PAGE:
Sometimes an analogy is not entirely necessary. The chapter on first responders, ER nurses and physicians is a reminder that such people are, in those situations, the very hands and feet of Christ.

Reading this I was reminded of the title another book, published many years ago but also from NavPress, Your Work Matters to God. I couldn’t help but think how many people feel that their work doesn’t matter. That they’re merely trying to pay the bills so they can have some time or money left over to do work for God’s Kingdom. Van Sloten would argue that your ministry doesn’t begin at 5:00 PM or whenever you punch out at work, but rather your job is filled with ministry possibilities that can impact you, if not also the people around you. 

When Jesus wrapped a parable around a particular vocation, he was affirming the creational goodness of that job.

John Van Sloten, above, wrote another book with an intriguing title, The Day Metallica Came to Church.

There’s an interesting paradox at work as you read through. This is a book which, while structurally focused (i.e. the chapters by definition follow a specific format) it is also topically diverse (i.e. the range of colorful people interviewed provide a springboard to various broader discussions). If you’re the type of reader who likes books with pictures, this book, while it has no images or illustrations, is actually full of them.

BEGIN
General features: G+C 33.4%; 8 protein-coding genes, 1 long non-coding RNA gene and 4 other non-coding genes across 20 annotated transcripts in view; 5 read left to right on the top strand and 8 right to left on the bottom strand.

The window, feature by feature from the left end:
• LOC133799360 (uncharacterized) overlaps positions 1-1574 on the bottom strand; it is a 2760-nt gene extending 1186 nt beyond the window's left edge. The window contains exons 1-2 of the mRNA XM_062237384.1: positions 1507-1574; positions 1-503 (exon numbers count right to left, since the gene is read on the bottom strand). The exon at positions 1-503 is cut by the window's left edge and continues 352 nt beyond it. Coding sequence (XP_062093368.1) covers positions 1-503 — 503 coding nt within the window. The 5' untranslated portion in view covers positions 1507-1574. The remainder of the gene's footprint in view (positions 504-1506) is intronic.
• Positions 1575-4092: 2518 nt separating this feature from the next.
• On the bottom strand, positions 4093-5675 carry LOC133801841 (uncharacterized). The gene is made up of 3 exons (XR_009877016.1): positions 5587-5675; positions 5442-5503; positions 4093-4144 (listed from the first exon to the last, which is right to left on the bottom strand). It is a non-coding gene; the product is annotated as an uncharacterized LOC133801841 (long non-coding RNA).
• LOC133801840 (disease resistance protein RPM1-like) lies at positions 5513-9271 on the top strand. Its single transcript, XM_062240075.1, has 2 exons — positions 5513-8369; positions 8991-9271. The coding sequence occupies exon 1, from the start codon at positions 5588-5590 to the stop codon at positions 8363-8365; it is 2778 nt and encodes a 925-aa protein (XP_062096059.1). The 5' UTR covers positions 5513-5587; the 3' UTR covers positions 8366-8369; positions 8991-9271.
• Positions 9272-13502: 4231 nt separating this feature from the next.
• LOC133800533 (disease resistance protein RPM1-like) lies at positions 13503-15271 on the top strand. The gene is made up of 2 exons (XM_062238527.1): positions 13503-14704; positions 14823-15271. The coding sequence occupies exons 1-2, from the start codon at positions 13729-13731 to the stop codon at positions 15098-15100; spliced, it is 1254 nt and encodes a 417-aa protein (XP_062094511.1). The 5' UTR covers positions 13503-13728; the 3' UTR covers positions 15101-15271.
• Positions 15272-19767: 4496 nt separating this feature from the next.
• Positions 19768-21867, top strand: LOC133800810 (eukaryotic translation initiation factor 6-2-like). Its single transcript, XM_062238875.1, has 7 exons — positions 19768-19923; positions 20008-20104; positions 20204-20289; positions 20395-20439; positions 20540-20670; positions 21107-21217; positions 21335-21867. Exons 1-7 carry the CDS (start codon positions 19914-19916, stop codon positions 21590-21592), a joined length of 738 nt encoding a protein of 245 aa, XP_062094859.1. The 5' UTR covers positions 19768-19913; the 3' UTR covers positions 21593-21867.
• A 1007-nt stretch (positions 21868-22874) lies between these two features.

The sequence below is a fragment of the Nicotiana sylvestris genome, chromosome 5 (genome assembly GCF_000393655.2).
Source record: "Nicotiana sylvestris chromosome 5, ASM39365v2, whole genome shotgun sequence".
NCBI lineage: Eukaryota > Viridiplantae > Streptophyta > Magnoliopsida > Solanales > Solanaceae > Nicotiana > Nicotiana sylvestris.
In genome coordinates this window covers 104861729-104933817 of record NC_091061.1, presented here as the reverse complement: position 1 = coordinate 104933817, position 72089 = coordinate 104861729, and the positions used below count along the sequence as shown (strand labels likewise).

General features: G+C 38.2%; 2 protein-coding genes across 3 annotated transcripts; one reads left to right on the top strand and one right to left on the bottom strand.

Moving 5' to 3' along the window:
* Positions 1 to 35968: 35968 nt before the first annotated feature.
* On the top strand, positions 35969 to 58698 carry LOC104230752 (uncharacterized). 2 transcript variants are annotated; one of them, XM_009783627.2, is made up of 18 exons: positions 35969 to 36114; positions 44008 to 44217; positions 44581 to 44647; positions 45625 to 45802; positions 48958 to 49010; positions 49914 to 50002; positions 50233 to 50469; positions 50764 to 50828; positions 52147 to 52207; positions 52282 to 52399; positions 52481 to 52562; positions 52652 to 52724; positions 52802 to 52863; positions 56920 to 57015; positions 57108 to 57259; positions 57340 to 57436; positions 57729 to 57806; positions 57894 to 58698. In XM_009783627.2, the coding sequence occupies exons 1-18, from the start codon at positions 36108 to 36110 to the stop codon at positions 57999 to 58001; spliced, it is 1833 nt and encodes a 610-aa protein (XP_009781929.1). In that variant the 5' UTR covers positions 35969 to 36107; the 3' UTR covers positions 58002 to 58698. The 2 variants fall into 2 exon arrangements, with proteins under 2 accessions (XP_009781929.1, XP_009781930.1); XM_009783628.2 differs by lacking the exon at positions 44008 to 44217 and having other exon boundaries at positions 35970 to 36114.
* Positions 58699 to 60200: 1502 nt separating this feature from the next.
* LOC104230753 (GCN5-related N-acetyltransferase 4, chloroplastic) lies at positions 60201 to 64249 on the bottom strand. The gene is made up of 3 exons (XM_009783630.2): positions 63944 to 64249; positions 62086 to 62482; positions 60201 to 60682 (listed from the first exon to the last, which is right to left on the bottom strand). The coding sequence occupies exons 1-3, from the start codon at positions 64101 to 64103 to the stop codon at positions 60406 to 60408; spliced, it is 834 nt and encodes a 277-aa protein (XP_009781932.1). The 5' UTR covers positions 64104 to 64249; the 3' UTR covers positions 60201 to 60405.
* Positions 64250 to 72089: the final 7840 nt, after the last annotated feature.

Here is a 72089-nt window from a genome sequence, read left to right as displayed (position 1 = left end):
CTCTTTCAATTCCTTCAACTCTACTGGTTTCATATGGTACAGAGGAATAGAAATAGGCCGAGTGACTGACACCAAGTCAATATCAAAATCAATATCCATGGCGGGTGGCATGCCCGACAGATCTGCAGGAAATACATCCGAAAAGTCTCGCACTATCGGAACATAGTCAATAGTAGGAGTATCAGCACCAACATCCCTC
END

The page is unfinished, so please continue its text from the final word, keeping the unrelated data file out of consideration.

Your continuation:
Not everyone gets to see the fruit of their labors the same day. The example is of a scientist who publishes a research paper that is based on the work done years ago by others; and then she herself may not see the full application of her discovery.

We worship an eternal God whose plan is infinite, so for him to wait a few years or decades to manifest the meaning of our work shouldn’t be a big surprise. For God, there is a time and a purpose for everything. And sometimes his purpose, or the fullest sense of his purpose, shows up at a later time.

Each chapter also ends with a short focus section called Lectio Vocatio. It includes a number of different directives for post-chapter consideration. There’s also an index of the various vocations mentioned as well as links to YouTube sermons the author preached on various occupations, including some not in the book. 

This is the spirit-lifting book everyone needs after a hard day at the office. Or factory. Or rocket ship.